Brussels - EU leaders have agreed to a target of making the bloc carbon neutral by 2050, but the deal was immediately undermined by Poland's refusal to implement the aim.
EU President Charles Michel hailed the agreement struck at a Brussels summit on Friday after hours of wrangling as a "strong commitment" that puts Europe in the lead of global efforts to tackle climate change.
"We have reached an agreement on climate change. It is very important, it was crucial, for Europe to show strong ambition," Michel said.
But Poland, which currently relies heavily on coal, demanded more time to switch to green energy -- perhaps up to 2070 according to diplomats -- while others like the Czech Republic pushed the case for nuclear power.
"The European Council endorses the objective of achieving a climate-neutral EU by 2050, in line with the objectives of the Paris Agreement," the leaders said in their formal summit conclusions.
To avoid the embarrassment of the summit collapsing in the face of Polish objections -- on the same day as the COP25 global climate conference in Madrid -- the leaders added a temporary get-out clause for Warsaw.
"One Member State, at this stage, cannot commit to implement this objective as far as it is concerned, and the European Council will come back to this in June 2020," the conclusions said.
Brussels' new leadership, under European Commission President Ursula von der Leyen, launched a "European Green Deal" on Wednesday.
It includes a plan to mobilise 100 billion euros to help countries with the move towards carbon neutrality, but critics from eastern Europe say this is not enough.
Prime Minister Andrej Babis said the Czech Republic alone would need 30 to 40 billion euros ($27 to $36 billion) to achieve carbon neutrality.
And Lithuanian President Gitanas Nauseda estimated the transition would cost two-thirds of his country's GDP.
- Viennese coffee -
There was further compromise on the vexed question of nuclear power. Hungary and the Czech Republic wanted the summit conclusions to explicitly state that nuclear would "play a key role in meeting climate objectives".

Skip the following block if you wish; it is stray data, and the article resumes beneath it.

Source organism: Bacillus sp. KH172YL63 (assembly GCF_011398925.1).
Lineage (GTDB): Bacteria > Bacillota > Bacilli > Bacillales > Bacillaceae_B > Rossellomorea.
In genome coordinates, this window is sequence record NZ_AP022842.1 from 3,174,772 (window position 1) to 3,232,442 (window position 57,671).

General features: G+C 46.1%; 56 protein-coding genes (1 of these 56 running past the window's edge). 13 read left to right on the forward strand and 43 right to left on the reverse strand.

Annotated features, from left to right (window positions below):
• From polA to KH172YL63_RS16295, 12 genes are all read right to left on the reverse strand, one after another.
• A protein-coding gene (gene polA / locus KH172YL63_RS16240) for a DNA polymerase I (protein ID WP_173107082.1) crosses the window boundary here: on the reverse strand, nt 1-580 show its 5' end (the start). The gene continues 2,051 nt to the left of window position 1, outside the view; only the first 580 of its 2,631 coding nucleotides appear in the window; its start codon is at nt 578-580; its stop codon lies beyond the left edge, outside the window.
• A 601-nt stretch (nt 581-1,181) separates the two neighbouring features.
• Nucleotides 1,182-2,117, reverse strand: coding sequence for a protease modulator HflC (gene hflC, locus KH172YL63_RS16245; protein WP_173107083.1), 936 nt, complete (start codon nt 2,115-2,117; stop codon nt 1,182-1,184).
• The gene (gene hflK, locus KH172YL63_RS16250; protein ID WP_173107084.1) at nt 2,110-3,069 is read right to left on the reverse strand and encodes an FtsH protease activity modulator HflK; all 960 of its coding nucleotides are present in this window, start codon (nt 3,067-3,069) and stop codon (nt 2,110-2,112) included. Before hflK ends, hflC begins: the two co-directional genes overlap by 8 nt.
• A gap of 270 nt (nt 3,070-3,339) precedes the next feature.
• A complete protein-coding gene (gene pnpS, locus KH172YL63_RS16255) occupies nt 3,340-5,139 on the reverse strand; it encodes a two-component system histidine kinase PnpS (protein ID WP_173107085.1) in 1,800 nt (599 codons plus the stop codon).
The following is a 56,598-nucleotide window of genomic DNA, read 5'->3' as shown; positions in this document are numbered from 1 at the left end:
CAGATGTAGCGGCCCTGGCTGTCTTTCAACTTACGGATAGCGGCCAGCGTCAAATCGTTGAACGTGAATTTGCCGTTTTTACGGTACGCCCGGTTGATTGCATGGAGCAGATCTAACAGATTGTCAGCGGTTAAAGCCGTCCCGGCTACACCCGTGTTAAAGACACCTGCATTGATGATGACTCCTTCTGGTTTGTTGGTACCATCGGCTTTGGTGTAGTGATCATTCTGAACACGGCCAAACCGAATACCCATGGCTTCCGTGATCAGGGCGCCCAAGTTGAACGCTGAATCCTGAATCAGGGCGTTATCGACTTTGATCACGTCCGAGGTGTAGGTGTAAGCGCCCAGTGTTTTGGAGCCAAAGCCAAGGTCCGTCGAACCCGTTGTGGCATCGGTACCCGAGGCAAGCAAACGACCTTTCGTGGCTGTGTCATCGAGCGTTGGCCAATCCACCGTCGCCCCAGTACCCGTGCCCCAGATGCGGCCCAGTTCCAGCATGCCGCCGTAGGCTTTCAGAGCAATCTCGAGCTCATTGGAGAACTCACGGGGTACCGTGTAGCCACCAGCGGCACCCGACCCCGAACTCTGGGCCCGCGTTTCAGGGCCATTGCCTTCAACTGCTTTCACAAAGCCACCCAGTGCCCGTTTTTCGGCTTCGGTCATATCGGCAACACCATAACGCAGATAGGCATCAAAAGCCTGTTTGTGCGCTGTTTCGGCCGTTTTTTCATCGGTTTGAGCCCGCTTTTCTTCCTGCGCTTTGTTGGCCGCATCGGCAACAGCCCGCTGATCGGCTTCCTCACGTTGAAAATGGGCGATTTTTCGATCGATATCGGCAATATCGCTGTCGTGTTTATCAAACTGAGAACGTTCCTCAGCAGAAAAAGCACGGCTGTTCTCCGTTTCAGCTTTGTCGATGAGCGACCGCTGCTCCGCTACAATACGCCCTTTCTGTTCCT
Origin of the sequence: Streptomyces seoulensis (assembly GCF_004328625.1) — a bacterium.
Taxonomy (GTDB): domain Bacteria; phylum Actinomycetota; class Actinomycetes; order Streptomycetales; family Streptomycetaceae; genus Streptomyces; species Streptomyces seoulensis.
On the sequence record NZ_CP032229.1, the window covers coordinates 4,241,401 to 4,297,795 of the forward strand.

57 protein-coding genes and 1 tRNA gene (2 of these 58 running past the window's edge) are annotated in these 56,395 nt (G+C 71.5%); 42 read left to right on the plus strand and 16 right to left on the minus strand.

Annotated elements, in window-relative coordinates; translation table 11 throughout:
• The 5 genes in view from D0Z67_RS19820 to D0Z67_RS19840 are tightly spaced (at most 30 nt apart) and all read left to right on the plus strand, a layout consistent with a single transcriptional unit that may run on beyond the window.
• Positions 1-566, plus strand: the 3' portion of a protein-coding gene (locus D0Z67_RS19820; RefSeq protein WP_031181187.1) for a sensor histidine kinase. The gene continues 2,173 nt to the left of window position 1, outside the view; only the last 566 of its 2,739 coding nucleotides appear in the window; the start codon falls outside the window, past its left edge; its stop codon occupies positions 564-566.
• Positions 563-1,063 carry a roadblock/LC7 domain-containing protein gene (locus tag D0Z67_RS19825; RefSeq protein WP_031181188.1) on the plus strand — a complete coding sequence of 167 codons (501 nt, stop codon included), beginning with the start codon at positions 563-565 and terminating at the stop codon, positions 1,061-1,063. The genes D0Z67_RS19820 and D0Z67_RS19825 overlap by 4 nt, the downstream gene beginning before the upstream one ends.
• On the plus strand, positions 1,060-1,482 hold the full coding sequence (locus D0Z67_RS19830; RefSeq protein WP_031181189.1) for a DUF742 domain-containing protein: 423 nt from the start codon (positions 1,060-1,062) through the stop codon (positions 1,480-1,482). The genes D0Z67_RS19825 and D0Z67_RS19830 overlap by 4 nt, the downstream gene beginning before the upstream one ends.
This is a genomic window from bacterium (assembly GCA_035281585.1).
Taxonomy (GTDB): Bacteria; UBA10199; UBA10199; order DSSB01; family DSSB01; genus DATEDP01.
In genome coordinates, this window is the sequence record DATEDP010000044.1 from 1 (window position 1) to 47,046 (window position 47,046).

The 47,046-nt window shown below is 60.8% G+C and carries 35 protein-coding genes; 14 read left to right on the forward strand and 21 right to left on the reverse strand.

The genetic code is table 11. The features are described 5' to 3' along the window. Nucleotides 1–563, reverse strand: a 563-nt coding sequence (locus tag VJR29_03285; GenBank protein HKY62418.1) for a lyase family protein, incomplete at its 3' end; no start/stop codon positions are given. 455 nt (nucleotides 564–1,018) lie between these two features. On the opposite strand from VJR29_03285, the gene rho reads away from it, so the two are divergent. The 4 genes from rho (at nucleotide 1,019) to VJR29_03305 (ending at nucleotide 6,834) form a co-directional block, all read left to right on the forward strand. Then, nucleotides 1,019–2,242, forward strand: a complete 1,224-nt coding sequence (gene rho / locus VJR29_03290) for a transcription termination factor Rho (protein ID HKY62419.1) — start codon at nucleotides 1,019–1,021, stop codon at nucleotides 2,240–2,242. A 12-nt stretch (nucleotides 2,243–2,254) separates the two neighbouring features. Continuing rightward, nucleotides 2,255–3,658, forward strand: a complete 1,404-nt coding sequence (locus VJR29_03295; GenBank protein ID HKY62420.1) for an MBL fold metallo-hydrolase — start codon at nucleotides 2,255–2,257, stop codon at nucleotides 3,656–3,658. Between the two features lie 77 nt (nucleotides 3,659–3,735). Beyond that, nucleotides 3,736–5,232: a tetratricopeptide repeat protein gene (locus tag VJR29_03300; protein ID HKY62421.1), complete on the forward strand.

The final draft stops short of this, simply noting that some countries "use nuclear energy as part of their national energy mix".
As he arrived, the Czech leader hit out at countries like Austria and Luxembourg for refusing to agree to the EU endorsing nuclear energy as green, and as he left for the night he claimed victory.
"I persuaded the EU leaders today at EUCO that nuclear energy is our way to climate neutrality. For Czech citizens, it means enough of clean energy for decades," he tweeted.
French President Emmanuel Macron, whose country gets more than two-thirds of its electricity from nuclear power, backed the Czechs, saying the UN's Intergovernmental Panel on Climate Change agrees it should play a role.
"For countries that have to get away from using coal, it's obvious they will not be able to move to all renewables overnight," Macron said.
And there was more support from Hungary's Viktor Orban, who insisted that "without nuclear energy there is no carbon-neutral European economy".
- The 'frugal five' -
But Luxembourg Prime Minister Xavier Bettel had been adamant he would not agree to EU money being used to set up nuclear plants.
"We are convinced that nuclear energy is neither sustainable nor safe, and especially when it comes to waste, we still do not know what we should do," he said.
The summit began with a dramatic protest by activists from environmental group Greenpeace who climbed the front wall of the Europa Building summit venue before the leaders arrived and unfurled a "Climate Emergency" banner.
The EU's mammoth 2021-2027 multi-year financial framework (MFF), another indigestible morsel on Thursday's summit menu, was kicked down the road, with leaders set to return to it in 2020.
Finland, which holds the rotating EU presidency, has proposed a seven-year budget based on national contributions amounting to 1.087 trillion euros.
This is equivalent to 1.07 percent of Europe's total GDP, but less than the 1.114 requested by the commission and or the 1.3 percent sought by the EU parliament.
A so-called frugal five -- Austria, Denmark, Germany, the Netherlands and Sweden -- oppose allowing EU spending to swell.
But Finland's proposed cuts would have eaten into plans for the green transition, a border force, the digital economy and defence -- dear to France.
By Damon Wake